Ugly Citizens' outfall seen in Connecticut
The Connecticut gubernatorial campaign will be awash in outside money allowed by the Supreme Court's Citizens United decision and inside money from contractors and others doing business with the state, which was, not long ago, the stuff of scandals, indictments and prison sentences.
With Gov. Dannel P. Malloy's unannounced re-election campaign already receiving contributions, and with his opponent unknown and looser fund raising rules in effect, his party has collected twice as much as the opposition or about $1.2 million to $570,000, according to Federal Election Commission figures through October.
Donations from contractors and others with state business connections are apparently being aggressively pursued by the State Democratic Party. These donations are illegal under a state law passed in 2005 but legal under a 2002 federal law, which means the state prohibition is basically just for show.
And with the Democrats controlling the governor's office and the General Assembly, those getting state business know where to give and it's decidedly not to the party of Tom Foley and Linda McMahon.
The Connecticut Democratic and Republican Parties maintain separate state and national accounts to keep all contributions legal and Sen. John McKinney, the only declared Republican candidate for governor, says he has been told the Democratic Party has been actively encouraging and instructing contractors and the like on where and how to contribute to the governor's re-election.
James Hallinan, the Democratic Party spokesman, says everything is being done within the law and has refused to answer media questions about fund-raising strategy.
Sen. McKinney's information about the pursuit of contractor money was partly confirmed when an email from Northeast Utilities CEO Thomas May urging NU executives to contribute to Gov. Malloy's re-election was leaked to The Hartford Courant. The email, which raised $46,500 from more than 20 top executives, directed them to "make contributions payable to: CT Democratic State Central Committee - Federal" for the governor, who "has shown decisive leadership and a keen ability to keep Connecticut moving forward."
An analysis of contributions by the online Connecticut Mirror - www.ctmirror.org - finds 30 percent of donations to that "CT Democratic State Central Committee - Federal" account came from contractors or others getting state funds. The contractors have given $150,000; state-regulated utilities, including NU, $54,000; state aid recipients, $61,000; nursing homes, $32,000 and lobbyists, $22,500.
The motivation for these contributions is no secret.
HAKS Group, an engineering and construction firm, gave $60,000 to the Democratic Party through seven of its executives and one of its owners. The Manhattan-based company did $22 million in business with the state in the past four years.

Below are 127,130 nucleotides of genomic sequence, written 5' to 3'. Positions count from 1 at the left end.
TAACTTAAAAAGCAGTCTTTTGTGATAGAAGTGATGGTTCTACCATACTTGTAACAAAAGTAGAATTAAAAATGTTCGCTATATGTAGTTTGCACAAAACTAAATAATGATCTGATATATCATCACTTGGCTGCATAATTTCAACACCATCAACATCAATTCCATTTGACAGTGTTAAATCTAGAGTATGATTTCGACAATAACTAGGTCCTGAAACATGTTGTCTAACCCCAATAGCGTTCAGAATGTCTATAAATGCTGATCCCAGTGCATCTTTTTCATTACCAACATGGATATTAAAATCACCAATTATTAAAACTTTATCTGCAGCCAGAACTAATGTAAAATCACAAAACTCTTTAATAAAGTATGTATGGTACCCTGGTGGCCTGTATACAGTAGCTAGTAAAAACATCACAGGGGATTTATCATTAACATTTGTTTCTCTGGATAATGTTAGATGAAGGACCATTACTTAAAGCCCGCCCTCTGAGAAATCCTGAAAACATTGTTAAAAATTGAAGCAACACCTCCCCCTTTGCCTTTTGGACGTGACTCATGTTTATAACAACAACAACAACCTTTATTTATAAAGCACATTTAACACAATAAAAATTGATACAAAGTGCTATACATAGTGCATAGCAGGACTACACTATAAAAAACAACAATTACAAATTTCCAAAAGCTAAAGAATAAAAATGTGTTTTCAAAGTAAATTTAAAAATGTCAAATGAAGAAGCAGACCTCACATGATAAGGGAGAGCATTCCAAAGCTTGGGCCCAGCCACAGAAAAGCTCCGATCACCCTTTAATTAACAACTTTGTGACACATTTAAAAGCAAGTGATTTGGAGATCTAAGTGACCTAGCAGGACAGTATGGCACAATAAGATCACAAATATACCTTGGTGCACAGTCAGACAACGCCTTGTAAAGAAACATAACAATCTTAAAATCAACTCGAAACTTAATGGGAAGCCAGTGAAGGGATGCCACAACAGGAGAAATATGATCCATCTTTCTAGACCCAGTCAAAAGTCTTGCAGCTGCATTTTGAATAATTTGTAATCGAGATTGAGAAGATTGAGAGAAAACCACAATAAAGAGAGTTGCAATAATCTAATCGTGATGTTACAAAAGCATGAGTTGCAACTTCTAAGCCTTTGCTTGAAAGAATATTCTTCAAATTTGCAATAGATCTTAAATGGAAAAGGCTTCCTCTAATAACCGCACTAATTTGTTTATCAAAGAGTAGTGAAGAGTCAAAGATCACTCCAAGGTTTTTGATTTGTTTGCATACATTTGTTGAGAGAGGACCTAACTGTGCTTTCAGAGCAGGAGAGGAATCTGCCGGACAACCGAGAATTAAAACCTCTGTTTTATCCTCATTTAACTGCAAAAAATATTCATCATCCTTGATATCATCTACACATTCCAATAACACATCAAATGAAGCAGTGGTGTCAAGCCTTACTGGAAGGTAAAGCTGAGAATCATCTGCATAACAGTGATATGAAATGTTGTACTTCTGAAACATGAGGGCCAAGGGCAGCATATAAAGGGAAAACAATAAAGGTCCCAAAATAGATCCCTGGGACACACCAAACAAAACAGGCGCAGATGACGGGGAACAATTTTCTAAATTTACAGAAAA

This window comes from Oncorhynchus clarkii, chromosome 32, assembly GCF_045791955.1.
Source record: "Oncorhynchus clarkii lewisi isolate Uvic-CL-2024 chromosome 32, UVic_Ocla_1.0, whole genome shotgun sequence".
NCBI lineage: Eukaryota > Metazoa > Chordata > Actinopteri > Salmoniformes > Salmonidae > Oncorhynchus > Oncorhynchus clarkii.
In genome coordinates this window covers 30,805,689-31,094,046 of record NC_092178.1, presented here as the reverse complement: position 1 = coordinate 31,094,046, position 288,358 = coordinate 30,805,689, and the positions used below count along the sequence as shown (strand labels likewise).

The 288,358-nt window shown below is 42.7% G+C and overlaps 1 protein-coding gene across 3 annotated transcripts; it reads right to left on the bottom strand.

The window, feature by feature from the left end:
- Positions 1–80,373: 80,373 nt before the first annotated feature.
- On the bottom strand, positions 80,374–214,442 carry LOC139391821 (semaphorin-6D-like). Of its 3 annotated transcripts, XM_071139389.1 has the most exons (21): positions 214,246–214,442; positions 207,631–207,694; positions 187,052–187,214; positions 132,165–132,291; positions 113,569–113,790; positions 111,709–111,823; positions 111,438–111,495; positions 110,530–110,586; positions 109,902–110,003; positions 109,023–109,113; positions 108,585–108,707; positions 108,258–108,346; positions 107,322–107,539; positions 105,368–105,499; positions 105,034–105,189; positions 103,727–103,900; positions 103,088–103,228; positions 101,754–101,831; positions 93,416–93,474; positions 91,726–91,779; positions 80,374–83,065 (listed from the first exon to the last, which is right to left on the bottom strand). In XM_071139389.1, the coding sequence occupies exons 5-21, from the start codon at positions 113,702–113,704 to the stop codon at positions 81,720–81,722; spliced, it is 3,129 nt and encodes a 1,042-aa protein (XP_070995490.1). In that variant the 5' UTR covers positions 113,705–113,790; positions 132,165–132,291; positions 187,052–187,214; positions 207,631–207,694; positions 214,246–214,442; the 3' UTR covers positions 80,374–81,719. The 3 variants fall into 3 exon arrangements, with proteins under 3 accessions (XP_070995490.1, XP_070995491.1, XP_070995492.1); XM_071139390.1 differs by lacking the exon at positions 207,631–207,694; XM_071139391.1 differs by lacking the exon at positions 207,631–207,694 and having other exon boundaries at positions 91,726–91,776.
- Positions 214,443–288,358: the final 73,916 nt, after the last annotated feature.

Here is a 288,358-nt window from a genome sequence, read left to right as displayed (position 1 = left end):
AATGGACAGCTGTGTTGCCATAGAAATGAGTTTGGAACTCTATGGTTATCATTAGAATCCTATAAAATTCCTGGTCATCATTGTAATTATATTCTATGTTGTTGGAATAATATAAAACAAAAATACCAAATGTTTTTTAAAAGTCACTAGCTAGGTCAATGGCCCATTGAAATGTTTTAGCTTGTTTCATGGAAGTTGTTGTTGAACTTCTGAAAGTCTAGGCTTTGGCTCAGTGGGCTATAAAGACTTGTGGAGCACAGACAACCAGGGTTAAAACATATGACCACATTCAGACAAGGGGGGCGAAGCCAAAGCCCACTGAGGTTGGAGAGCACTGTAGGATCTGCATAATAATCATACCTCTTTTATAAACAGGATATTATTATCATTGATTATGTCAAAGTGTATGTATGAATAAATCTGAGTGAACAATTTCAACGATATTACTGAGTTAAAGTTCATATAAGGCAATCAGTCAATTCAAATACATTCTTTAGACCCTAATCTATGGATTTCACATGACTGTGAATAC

New Britain's Manafort Brothers, a prominent Republican donor in the Rowland years, continues to do business with the state and to respond with gratitude to the party in power. The company received $50 million for work on the Hartford-New Britain Busway and other transportation projects and two people named Manafort have given a total of $14,000 to the Democratic federal account.
The Democratic General Assembly, working with Gov. Malloy, further eased his way financially in June when it doubled the amount individuals can give to parties to $10,000. Although this change impacts both parties, the only $10,000 individual contribution to Republicans so far has come from wrestling mogul Vince McMahon, husband of two-time unsuccessful GOP Senate candidate Linda. The Democratic Party's federal account has received 34 of those $10,000 checks and its state account, nine, according to the CT Mirror.
Gubernatorial candidate McKinney believes that "Gov. Malloy, with the help of a Democratic legislature, weakened our campaign finance laws (and) opened up those laws to allow greater influence of special interest money," which is exactly what the U.S. Supreme Court's Citizens United decision did when it opened contribution floodgates by ruling wealthy individuals, corporations and unions could make unlimited political contributions, which they will do here next year.
Andrew Doba, the governor's spokesman, declined to engage in what he called a political debate with Sen. McKinney. Gov. Malloy has said changing the state law was made necessary by that Citizens United decision. The governor called it "fighting fire with fire."
Unfortunately, with special interests able to buy so much access and influence with big donations, it's ultimately the voter who gets burned by all this fire fighting.
The editorial board is composed of the publisher and four journalists of varied editing and reporting backgrounds. The board's discussions and information gained from its meetings with political, civic, and business leaders drive the institutional voice of The Day, as expressed in its editorials. The editorial department operates separately from the newsroom.
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